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HAMBIS – From Painting to Printmaking, 1970-1982

Opening of the new exhibition at the Hambis Municipal Printmaking Museum in Nicosia.

The exhibition will be opened by the mayor of Nicosia mr Constantinos Yiorkadjis οn Friday 3nd of June at 20:30

Hambis has dedicated his entire artistic life to printmaking, creating woodcuts, lithographs, etchings but mostly linocuts and silkscreen prints. Almost all his works stem from his deep love of Cyprus. He often depicts Cypriot landscapes, traditional architectural elements, elements from ancient Cypriot art as well as scenes from his home- land’s customs and traditions.

A large part of his work consists of illustrations of Cypriot folktales, where he often creates unified compositions of text and image, like in the old woodblock printed books. Through illustration series such as The Prince of Venice and Spanos and the Forty Dragons his work became widely known in Cyprus and abroad.

And while there is no doubt that the work of printmaker Hambis has reached people from the entire social spectrum and is as well-loved as that of few local artists, the temporary exhibition under the title “Hambis – from painting to printmaking, 1970-1982” offers the public a rare opportunity to get to know lesser-known aspects of the artist and his work. The exhibition traces his development from his first artistic steps to the politically charged works of the years after the Turkish invasion in Cyprus. It proposes a journey through the first period of Hambis’ work in printmaking, spanning from the first painted-and-scratched works from the 1970s through to the works he created until the end of his studies in 1982. This is a selection of some of his most emblematic works from his early period, which he created initially as a self-taught artist, later after his first lessons with Greek printmaker A. Tassos and finally during his studies in the Surikov Academy of the Arts in Moscow. Most of them are protest works, revealing the artist’s anguish during those troubled times and his deep anxiety for his homeland’s future.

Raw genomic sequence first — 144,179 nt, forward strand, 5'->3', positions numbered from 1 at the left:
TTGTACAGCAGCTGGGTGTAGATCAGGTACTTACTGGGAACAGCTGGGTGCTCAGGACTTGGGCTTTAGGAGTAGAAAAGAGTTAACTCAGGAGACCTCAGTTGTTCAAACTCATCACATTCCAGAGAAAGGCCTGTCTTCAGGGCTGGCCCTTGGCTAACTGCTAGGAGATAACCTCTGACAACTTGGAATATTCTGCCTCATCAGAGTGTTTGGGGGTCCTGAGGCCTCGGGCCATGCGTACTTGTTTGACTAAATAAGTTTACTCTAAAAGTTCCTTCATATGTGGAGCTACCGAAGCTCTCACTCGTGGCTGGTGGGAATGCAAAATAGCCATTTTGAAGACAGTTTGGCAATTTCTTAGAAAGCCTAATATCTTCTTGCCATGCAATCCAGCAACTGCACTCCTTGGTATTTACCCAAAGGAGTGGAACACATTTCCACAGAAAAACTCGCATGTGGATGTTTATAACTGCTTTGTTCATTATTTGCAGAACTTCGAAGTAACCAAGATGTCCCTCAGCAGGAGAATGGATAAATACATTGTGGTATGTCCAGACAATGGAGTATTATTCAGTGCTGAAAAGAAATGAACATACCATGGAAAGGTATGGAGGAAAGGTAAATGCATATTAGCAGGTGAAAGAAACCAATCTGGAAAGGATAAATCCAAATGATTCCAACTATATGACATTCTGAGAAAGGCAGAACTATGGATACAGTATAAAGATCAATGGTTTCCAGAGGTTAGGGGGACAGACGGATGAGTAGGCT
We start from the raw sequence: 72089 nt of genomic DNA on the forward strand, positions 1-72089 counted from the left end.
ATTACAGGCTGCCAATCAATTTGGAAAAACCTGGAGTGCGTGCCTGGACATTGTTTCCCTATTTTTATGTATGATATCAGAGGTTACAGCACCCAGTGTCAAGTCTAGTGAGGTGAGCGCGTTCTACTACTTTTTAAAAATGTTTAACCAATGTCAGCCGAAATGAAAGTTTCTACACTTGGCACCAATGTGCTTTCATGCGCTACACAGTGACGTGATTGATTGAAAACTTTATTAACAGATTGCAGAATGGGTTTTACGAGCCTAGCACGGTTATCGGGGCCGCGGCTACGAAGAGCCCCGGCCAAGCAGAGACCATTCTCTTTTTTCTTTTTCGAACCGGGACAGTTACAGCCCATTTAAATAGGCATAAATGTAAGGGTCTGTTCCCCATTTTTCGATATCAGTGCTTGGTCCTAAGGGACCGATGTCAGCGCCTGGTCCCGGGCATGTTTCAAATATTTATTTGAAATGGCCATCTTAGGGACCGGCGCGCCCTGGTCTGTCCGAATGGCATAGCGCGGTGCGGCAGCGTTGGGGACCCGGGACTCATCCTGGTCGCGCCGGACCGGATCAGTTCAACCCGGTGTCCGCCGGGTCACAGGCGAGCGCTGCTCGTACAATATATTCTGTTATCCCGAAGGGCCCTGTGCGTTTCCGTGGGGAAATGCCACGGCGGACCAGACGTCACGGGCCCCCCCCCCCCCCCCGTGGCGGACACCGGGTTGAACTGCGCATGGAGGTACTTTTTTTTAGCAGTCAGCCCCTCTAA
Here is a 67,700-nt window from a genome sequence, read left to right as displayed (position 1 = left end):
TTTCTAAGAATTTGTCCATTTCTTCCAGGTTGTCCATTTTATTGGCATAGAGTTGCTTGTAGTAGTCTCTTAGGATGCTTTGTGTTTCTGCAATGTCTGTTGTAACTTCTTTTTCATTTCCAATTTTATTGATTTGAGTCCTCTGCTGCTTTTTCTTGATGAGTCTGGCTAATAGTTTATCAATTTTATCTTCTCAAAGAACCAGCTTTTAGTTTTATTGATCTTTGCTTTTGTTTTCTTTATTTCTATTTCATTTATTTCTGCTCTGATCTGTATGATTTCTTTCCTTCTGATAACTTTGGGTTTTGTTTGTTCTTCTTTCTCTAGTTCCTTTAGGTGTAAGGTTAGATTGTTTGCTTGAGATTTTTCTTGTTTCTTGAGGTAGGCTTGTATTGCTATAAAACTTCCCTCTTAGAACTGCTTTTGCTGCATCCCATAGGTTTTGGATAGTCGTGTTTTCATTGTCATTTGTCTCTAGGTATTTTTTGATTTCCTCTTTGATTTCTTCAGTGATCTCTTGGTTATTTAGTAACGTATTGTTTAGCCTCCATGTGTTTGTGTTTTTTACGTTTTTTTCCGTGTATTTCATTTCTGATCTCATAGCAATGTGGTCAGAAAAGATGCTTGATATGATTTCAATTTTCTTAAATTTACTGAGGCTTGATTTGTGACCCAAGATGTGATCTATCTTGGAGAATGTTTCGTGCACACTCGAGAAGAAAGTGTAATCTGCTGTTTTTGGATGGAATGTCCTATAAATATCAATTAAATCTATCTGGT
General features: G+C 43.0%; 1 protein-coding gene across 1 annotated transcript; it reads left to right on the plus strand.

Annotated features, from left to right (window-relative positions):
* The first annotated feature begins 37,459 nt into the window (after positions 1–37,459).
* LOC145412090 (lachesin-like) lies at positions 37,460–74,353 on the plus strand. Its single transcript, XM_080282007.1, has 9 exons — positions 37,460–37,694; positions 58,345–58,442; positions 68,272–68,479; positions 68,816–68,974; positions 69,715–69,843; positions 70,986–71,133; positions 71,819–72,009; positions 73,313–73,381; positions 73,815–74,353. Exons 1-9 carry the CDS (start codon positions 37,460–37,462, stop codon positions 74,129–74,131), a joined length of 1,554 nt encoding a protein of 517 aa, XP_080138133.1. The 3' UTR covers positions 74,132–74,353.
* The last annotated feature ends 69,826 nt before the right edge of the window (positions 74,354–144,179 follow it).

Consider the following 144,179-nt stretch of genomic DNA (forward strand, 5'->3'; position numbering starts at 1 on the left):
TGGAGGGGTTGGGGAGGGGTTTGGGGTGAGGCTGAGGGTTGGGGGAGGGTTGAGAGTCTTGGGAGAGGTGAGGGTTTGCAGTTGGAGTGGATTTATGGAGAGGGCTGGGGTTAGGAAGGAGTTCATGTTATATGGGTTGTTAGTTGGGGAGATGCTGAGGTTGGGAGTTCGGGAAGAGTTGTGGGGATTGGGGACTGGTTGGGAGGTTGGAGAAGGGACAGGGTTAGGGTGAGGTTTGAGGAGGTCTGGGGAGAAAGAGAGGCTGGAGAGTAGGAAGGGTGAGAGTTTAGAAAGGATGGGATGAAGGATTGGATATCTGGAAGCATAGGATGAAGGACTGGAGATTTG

Hambis firmly believes that an artist has a duty to communicate with the common people and thus, personally and artistically, he is aligned with their struggle. This idea was implanted in him by his teachers from the beginning of his career and it has remained a guiding principle in his work until today. His homeland’s art and culture are his arsenal. When he was still a young, self-taught artist he created works which had the mark of an authentic personal style, charged by the troubled historical period he was living through: The students of Pancypriaan Gymnasion throw stones at British colonial forces, The bombing of Tylliria, The dictatorship in Greece. There followed more mature historically inspired works during his years at the Academy, such as Cyprus after the Independence, his self-portrait

as a refugee with his family home in the background in his occupied village, Kontea, as well as a series of prints about the coup d’ état in Cyprus, the invasion and the life of refugees.

The exhibition also includes some of his prints depicting Moscow landscapes and illustrated Russian folktales.